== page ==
Broker Negligence Action
In response to the loss in the coverage action, Old White brought suit against its broker, Bankers Insurance, LLC, asserting state law claims of negligence, reasonable expectations, and misrepresentation. The district court granted summary judgment to Bankers on each of these claims and again the Fourth Circuit affirmed. Old White Charities, Inc. v. Bankers Ins. LLC, No. 18-1914, 2020 WL 290664 (4th Cir. Jan. 21, 2020).
In this suit, Old White argued that Bankers had violated the doctrine of reasonable expectations and that, as a result, Old White’s “objectively reasonable expectations . . . regarding the terms of insurance contracts [should] be honored even though painstaking study of the policy provisions would have negated those expectations.” Id. at *2 (citing State ex rel. Universal Underwriters Ins. Co. v. Wilson, 825 S.E.2d 95, 100 (W. Va. 2019)). The Fourth Circuit disagreed, noting that this doctrine applies only when the terms of the insurance contract are ambiguous. Here, the distance warranty in the application was clear, even when considering the broker’s “addendum” to the application.
The Fourth Circuit also concluded that the district court correctly determined that Old White failed to establish the elements of duty and proximate causation in regard to its negligence claim and likewise failed to establish a claim for fraud or negligent misrepresentation against Bankers. Old White Charities, Inc. v. Bankers Ins. LLC, No. 18-1914, 2020 WL 290664 at *2 (4th Cir. Jan. 21, 2020). In West Virginia—along with many other jurisdictions—a broker has a duty to obtain the coverage requested by its client or inform the client if it is unable to do so. See Wilson Works, Inc. v. Great American Ins. Grp., No. 1:11-CV-85, 2012 WL 12960778, at *2 (N.D.W. Va., June 28, 2012). However, because the organization had read and signed the application—which included the unambiguous yardage restriction—the district court held that “Bankers owed Old White no duty to secure an insurance policy outside the bounds of that application language.” Old White Charities, Inc. v. Bankers Ins., LLC, 325 F. Supp. 3d 681, 691 (S.D.W. Va. 2018).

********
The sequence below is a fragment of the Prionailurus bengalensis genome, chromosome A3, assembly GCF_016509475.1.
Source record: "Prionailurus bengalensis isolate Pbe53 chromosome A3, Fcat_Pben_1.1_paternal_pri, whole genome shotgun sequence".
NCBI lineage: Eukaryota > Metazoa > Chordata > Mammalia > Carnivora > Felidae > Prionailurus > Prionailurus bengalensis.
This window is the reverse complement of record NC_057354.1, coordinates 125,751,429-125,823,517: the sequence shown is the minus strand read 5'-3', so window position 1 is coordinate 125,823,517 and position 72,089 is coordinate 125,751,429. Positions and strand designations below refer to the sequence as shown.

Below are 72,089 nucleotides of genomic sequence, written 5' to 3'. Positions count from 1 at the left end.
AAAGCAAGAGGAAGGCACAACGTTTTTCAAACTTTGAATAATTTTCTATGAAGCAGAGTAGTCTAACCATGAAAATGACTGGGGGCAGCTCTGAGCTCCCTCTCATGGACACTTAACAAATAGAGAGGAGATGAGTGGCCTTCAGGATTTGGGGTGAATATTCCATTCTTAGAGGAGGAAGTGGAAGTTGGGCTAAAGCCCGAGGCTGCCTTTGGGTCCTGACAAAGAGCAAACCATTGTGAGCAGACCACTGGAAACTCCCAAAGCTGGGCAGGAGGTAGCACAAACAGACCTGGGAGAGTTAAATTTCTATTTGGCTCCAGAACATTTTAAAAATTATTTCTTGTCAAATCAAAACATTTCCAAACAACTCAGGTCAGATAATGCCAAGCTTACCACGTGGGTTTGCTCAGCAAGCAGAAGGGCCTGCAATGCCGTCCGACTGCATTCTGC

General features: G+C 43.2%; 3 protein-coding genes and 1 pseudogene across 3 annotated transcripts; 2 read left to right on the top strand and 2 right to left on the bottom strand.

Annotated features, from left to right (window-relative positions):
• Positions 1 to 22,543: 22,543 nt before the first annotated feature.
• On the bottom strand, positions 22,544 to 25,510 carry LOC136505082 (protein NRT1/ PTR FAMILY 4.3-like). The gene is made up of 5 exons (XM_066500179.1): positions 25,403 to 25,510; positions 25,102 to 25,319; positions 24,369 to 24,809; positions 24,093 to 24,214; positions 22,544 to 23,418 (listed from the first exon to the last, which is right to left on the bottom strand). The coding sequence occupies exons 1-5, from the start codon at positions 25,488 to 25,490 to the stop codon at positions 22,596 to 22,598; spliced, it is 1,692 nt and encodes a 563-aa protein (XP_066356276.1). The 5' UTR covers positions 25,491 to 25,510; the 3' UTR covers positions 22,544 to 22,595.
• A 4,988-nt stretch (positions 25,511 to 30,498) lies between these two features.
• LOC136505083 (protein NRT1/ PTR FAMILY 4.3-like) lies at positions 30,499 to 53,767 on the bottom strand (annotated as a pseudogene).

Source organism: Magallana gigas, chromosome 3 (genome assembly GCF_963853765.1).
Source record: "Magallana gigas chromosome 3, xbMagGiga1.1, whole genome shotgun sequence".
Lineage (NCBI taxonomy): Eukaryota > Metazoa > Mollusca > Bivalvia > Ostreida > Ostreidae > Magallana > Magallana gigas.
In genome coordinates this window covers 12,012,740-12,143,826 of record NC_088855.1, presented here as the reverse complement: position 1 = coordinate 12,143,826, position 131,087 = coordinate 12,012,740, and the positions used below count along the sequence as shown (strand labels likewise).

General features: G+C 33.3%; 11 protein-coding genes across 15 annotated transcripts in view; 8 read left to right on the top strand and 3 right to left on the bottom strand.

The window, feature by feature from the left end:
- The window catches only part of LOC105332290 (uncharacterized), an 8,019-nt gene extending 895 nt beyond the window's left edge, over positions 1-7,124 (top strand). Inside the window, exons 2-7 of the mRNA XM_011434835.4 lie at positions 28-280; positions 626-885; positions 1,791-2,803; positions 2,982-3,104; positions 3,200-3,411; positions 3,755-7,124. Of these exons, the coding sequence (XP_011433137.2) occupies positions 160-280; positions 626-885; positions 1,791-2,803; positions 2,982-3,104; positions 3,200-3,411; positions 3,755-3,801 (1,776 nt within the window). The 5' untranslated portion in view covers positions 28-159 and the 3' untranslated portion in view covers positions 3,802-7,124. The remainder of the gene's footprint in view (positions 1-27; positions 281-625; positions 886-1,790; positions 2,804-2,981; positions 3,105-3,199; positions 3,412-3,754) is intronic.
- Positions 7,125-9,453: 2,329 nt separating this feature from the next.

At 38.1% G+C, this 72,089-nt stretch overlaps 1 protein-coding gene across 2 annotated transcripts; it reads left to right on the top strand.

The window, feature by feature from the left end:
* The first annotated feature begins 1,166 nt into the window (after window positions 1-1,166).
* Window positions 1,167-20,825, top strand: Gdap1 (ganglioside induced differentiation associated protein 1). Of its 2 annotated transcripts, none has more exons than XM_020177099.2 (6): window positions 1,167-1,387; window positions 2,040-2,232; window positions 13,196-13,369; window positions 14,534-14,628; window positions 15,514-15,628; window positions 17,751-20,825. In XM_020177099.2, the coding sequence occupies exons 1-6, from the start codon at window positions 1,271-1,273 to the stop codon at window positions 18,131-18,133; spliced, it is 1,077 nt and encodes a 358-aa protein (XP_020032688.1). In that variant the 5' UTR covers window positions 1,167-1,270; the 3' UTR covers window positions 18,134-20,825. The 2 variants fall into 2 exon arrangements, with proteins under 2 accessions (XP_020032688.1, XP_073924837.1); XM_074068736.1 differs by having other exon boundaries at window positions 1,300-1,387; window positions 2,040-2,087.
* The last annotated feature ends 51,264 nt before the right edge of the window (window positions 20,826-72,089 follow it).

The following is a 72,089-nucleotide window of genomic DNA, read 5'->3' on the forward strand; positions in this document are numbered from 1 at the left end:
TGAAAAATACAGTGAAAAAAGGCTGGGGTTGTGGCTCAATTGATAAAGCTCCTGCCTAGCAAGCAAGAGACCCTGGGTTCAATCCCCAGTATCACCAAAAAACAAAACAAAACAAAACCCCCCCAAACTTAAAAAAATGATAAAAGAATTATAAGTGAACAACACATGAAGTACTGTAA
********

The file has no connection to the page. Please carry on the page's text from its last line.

Old White Charities, Inc. v. Bankers Ins. LLC presents a cautionary tale to organizations that rely on insurance brokers to obtain adequate coverage. Not only must the responsible representative carefully read any policies obtained on its organization’s behalf, he or she should also scrutinize any restrictions put forward in the policy application. While this may not seem efficient, given that brokers are typically retained precisely for their special expertise in these areas, this decision demonstrates the potential risks involved with taking a hands-off approach to your organization’s coverage.